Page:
How to buy and set up a custom domain


custom domain tutorial by tots100

Most bloggers start blogging because they love writing and sharing stories and pictures – not because they love computers.

So it makes sense to set up your blog on Blogger or These platforms are free, and your blog is hosted on someone else’s web space, meaning minimum technical headaches for you – hurrah!

There are some potential downsides, though, such as:

  • Some brands think a blog with a Blogspot/Wordpress address is less professional, and less likely to have a good page rank that a site with its own domain
  • Some people think it’s harder to get a good Google Page Rank if you’re on Blogspot/
  • If you decide to move to a new blogging platform in future, your blog address will change meaning you might lose links pointing to your old site, and you might lose readers too!

There is a solution – buy your own custom domain and use something called ‘domain mapping’ to change all your and addresses to your new address!

Here’s how you do it:

First, you need to decide on, and buy, a domain name. There are thousands of domain name registrars out there, and which one you use is really up to you – we have used and would recommend 123-reg.

You CAN buy a domain name through WordPress or Blogger but we recommend buying independently as some Tots100 bloggers have reported problems renewing domain names or moving them away from WordPress further down the line.

Visit your preferred domain company and first search to see if your chosen name is available. Decide if you want to buy the, .com, org or other versions of the domain – generally speaking, if you can buy the .com and, we’d suggest buying both, to avoid the risk of someone setting up a site later that might be confused with yours.

If you’re serious about creating a ‘brand’ with your blog, check whether the Facebook and Twitter versions of the domain are available before you buy, too.

Once you’re happy, click buy!

Once you’ve bought a domain

Think of your domain name as being a street sign, and your website is a house. Once you’ve bought your domain, you need to tell the domain company where on the Internet to put your sign, so it points to your site.

  • In your domain account, you need to go into the ‘dns settings’ part of your account and update the ‘name servers’ for your domain to NS1.WORDPRESS.COM, NS2.WORDPRESS.COM AND NS3.WORDPRESS.COM.
  • Now here’s the frustrating bit – you need to wait while these changes take effect. It will usually be 24 hours but can take up to 72 hours, depending on your ISP.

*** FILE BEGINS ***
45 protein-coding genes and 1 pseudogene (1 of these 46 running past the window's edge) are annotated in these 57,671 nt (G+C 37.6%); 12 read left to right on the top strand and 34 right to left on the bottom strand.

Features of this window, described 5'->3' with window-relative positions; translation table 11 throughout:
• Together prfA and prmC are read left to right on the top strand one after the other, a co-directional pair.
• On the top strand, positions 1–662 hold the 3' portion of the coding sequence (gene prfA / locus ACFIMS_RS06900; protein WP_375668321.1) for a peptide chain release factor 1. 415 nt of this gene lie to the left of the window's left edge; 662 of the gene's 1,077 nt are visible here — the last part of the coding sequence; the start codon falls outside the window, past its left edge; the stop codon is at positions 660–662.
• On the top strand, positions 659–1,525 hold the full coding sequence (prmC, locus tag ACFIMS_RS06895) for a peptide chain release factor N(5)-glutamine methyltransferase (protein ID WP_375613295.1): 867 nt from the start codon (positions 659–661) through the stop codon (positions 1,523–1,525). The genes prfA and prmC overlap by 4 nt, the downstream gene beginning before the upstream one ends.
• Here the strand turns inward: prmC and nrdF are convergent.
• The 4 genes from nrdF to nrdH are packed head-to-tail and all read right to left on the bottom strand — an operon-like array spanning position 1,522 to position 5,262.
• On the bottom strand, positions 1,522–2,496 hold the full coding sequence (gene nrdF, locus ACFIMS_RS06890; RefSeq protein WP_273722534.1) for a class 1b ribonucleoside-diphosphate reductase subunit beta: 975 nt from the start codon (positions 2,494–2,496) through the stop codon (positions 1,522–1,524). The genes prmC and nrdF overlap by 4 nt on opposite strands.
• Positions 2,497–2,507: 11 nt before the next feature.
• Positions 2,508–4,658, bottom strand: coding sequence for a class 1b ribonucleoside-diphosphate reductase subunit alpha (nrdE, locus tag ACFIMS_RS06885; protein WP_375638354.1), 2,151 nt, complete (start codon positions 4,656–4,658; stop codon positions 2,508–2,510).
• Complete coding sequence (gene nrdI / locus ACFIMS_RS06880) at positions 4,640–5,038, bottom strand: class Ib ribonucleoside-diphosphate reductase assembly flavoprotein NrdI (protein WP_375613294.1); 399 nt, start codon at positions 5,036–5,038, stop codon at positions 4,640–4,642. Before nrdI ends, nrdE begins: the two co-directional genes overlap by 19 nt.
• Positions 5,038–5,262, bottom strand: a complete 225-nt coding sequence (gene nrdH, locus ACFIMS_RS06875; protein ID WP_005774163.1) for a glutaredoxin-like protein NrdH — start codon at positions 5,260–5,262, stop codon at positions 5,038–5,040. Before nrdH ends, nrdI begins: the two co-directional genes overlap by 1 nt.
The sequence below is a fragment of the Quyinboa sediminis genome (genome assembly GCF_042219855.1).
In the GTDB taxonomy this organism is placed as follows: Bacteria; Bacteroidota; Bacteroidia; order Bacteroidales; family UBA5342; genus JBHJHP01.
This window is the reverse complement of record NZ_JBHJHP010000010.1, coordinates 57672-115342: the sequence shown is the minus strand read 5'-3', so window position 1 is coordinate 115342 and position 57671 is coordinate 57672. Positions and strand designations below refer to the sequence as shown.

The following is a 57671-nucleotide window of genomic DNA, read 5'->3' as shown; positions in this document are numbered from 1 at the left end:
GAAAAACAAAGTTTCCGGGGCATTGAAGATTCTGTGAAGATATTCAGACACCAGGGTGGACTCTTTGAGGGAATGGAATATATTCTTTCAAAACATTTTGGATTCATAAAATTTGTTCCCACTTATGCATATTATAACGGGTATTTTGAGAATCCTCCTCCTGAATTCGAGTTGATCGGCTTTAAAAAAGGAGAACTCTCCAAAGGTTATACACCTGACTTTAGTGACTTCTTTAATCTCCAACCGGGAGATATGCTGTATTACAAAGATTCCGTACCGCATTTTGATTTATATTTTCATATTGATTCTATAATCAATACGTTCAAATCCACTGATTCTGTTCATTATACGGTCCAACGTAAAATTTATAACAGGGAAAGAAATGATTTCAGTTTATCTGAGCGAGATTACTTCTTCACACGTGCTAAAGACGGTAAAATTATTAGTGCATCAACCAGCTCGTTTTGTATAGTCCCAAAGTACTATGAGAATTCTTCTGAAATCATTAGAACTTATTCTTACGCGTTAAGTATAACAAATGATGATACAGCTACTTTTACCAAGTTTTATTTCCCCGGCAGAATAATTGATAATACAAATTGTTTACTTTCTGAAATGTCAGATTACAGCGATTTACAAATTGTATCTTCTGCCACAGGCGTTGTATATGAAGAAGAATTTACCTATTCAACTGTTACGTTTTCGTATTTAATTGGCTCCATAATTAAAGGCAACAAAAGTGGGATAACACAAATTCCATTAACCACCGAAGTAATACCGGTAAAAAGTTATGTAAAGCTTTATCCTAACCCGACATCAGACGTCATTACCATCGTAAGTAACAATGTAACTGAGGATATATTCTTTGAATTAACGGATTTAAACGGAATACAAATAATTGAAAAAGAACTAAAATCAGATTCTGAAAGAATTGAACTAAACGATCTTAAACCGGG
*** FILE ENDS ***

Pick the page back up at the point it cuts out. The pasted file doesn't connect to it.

• After 24 hours or so, return to your WordPress dashboard and click on ‘store’ in the left-sidebar and then select domains. In the space provided, add your new domain – if the new name servers are working, you’ll be prompted to pay for the upgrade. If not, wait a few hours, and try again.
  • Once your payment has gone through, you can go back to ‘settings’ ‘domains’ and then select your new domain as the site’s ‘primary’ domain. Job done! Your new address will be working and all your post addresses will be changed, too!


  • Once you’ve bought your domain log into your account and locate the DNS settings. Here, you need to change two settings: the CNAME and the A-RECORD.
  • In the CNAME field, first enter www and then
  • The A-RECORD is important because it means people will see your site even if they don’t enter ‘www’ in the browser. Here you need to put your domain name (without www) and list these four IP addresses:

  • Once you’ve done this, wait for a couple of hours to let the changes take effect. Go to your Blogger dashboard and select ‘settings’ and ‘basic’. Find the ‘publishing’ box and click the link to add a custom domain.
  • Next switch to ‘advanced settings’ and enter the URL for your custom domain. Click save, and you’re done!

Patience, grasshopper!

Having made changes to your blog, you’re probably REALLY keen to see your new domain up and running – but it won’t work right away.

For reasons of speed and efficiency, most ISPs only fetch the latest versions of web pages every 24 hours or so – so you will probably have to wait a few hours (and in the worst cases up to 72 hours) for your changes to be visible. If after that time you still can’t see the new site, try refreshing the page, clearing your browser history and reloading the page.

Have you moved to a custom domain? We’d love to hear your tips, if so.

Sally Whittle is founder of the Tots100, Foodies100, BlogSummit and the MAD Blog Awards. When she's not working, she can be found blogging at Who's the Mummy, or having fun with her 8 year old daughter, Flea.